Now Naaman was commander of the army of the king of Aram. He was a great man in the sight of his master and highly regarded, because through him the Lord had given victory to Aram. He was a valiant soldier, but he had leprosy. Now bands of raiders from Aram (Syria) had gone out and had taken captive a young girl from Israel, and she served Naaman’s wife. 3 She said to her mistress, “If only my master would see the prophet who is in Samaria! He would cure him of his leprosy.”4 Naaman went to his master and told him what the girl from Israel had said. 5 “By all means, go,” the king of Aram replied. “I will send a letter to the king of Israel.” So Naaman left, taking with him ten talents of silver (750 pounds), six thousand shekels of gold (150 pounds) and ten sets of clothing.6 The letter that he took to the king of Israel read: “With this letter I am sending my servant Naaman to you so that you may cure him of his leprosy.”7 As soon as the king of Israel read the letter, he tore his robes and said, “Am I God? Can I kill and bring back to life? Why does this fellow send someone to me to be cured of his leprosy? See how he is trying to pick a quarrel with me!” 8 When Elisha the man of God heard that the king of Israel had torn his robes, he sent him this message: “Why have you torn your robes? Have the man come to me and he will know that there is a prophet in Israel.” 9 So Naaman went with his horses and chariots and stopped at the door of Elisha’s house. 10 Elisha sent a messenger to say to him, “Go, wash yourself seven times in the Jordan, and your flesh will be restored and you will be cleansed.” 11 But Naaman went away angry and said, “I thought that he would surely come out to me and stand and call on the name of the Lord his God, wave his hand over the spot and cure me of my leprosy. 12 Are not Abana and Pharpar, the rivers of Damascus, better than all the waters of Israel? Couldn’t I wash in them and be cleansed?” So he turned and went off in a rage. 13 Naaman’s servants went to him and said, “My father, if the prophet had told you to do some great thing, would you not have done it? How much more, then, when he tells you, ‘Wash and be cleansed’!” 14 So he went down and dipped himself in the Jordan seven times, as the man of God had told him, and his flesh was restored and became clean like that of a young boy. 15 Then Naaman and all his attendants went back to the man of God. He stood before him and said, “Now I know that there is no God in all the world except in Israel.– 2 Kings 5:1-15
Naaman, the great Syrian General, was offended when Elisha the prophet commanded a simple remedy for his leprosy. “Go, wash yourself seven times in the Jordan, and your flesh will be restored.” Instead of doing so, the general went away angry. He expected the prophet to initiate some grand ritual, waving his hands and calling on the name of the Lord. So Naaman went away angry, and he went away still a leper.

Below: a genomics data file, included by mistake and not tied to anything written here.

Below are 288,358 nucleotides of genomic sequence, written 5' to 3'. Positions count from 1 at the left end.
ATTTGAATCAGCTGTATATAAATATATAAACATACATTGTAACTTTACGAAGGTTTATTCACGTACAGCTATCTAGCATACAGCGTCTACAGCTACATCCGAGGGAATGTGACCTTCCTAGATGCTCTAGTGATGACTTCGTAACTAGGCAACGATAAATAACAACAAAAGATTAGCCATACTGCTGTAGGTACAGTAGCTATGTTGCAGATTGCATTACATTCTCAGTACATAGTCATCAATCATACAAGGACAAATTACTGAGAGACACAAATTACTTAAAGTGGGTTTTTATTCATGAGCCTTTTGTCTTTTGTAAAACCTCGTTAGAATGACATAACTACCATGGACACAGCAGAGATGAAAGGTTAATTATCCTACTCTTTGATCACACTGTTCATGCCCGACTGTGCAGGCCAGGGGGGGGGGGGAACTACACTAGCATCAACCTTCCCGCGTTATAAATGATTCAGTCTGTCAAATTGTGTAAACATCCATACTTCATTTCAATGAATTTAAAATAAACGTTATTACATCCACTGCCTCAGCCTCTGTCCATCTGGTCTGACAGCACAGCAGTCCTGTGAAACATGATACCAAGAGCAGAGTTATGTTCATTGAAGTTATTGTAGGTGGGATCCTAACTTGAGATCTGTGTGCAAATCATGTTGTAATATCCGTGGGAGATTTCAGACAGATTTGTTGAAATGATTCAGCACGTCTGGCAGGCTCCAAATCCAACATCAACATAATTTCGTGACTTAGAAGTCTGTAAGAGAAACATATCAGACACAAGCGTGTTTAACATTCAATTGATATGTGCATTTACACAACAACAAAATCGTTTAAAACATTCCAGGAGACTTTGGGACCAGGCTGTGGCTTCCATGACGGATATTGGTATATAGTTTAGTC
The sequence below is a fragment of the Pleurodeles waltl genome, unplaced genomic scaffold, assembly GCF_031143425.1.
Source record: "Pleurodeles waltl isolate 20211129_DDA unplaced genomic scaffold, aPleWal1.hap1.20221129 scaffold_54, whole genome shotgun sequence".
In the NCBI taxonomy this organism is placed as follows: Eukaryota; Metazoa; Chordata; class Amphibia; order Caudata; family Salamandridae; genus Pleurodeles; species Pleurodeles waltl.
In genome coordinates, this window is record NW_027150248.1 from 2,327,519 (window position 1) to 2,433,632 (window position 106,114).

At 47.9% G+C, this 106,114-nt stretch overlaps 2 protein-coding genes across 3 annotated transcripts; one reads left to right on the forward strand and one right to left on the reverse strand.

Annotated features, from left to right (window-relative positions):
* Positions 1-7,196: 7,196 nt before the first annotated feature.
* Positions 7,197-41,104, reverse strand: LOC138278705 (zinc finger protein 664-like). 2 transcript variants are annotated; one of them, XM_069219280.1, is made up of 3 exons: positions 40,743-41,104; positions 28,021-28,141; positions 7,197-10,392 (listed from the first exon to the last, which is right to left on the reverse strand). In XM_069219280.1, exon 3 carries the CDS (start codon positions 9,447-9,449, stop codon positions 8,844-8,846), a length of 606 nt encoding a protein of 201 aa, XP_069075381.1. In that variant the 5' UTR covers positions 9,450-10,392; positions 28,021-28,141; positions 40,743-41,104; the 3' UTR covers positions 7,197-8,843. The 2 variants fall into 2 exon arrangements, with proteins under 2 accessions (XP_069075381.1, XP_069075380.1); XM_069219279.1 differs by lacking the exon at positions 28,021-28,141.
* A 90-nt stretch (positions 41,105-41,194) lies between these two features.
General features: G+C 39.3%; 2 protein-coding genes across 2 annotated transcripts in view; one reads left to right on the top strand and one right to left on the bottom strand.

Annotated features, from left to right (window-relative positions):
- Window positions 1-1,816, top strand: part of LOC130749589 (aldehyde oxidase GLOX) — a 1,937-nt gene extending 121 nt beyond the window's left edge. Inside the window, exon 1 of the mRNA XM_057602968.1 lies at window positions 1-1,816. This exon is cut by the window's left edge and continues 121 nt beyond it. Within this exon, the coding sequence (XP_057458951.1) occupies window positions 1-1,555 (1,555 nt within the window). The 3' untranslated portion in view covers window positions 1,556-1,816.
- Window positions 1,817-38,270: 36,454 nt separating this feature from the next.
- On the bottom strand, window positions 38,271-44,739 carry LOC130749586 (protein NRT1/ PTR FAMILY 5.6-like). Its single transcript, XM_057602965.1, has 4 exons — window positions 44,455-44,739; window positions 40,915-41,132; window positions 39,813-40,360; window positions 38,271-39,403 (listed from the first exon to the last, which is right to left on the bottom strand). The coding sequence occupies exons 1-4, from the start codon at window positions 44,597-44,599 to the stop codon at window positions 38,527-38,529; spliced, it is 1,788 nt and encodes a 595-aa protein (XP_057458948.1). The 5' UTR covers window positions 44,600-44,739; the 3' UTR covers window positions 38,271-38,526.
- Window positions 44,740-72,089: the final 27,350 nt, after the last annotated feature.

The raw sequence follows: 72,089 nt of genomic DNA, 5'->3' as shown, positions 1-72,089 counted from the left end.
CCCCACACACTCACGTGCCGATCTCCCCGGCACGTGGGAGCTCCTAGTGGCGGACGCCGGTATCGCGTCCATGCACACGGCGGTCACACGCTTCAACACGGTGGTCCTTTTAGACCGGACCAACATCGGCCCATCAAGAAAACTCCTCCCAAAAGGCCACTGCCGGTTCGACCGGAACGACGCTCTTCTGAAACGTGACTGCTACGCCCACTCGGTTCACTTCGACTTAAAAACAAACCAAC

Naaman’s servants saw the matter clearly. “If the prophet had told you to some great thing, would you not have done it? How much more, then, when he tells you, ‘Wash and be cleansed?’” So Naaman followed their advice, humbled himself, and bathed in the Jordan river, receiving the great blessing from God.
God invites us to do some pretty simple things through which he promises to give us his greatest blessings- forgiveness and eternal life. In Baptism, He asks us to take ordinary water, apply it according to His command and promise, and wash away our sins. In His Supper, He asks us to take a little bread and a little wine, consecrated with the words of Jesus, eat and drink with believing hearts, and thereby receive forgiveness and eternal life.
How foolish Naaman was at first when he was offended at the simplicity of the order given him by the prophet! How foolish it would be for us to neglect these things God invites us to do because they seem too plain and simple!
On the other hand, when we adorn administration of the sacraments of Baptism and the Lord’s Supper with long and ornate rites, ceremonies, vestments, furnishings, traditions, and rituals, we risk the appearance that we have lost confidence in the bare rite. Let’s insist on the simple means of grace Christ has committed to us. Let us do what Christ told us to do- no more, no less. And may we trust with all our hearts His words of promise, that through these means he truly forgives our sins and gives us Life.
Lord God, the unimpressive waters of the Jordan, accompanied by your Word, were far better than the great Abana and Pharpar of Damascus. Help us to treasure the simple means you have given to your Church today for the comfort and salvation of sinners. Help us cling to your words of command and promise, that we might never cast our eyes around for replacements seeming grander and more impressive. Thank you gracious Lord, for in our humble water, bread, and wine, we possess the world’s richest treasures. Amen.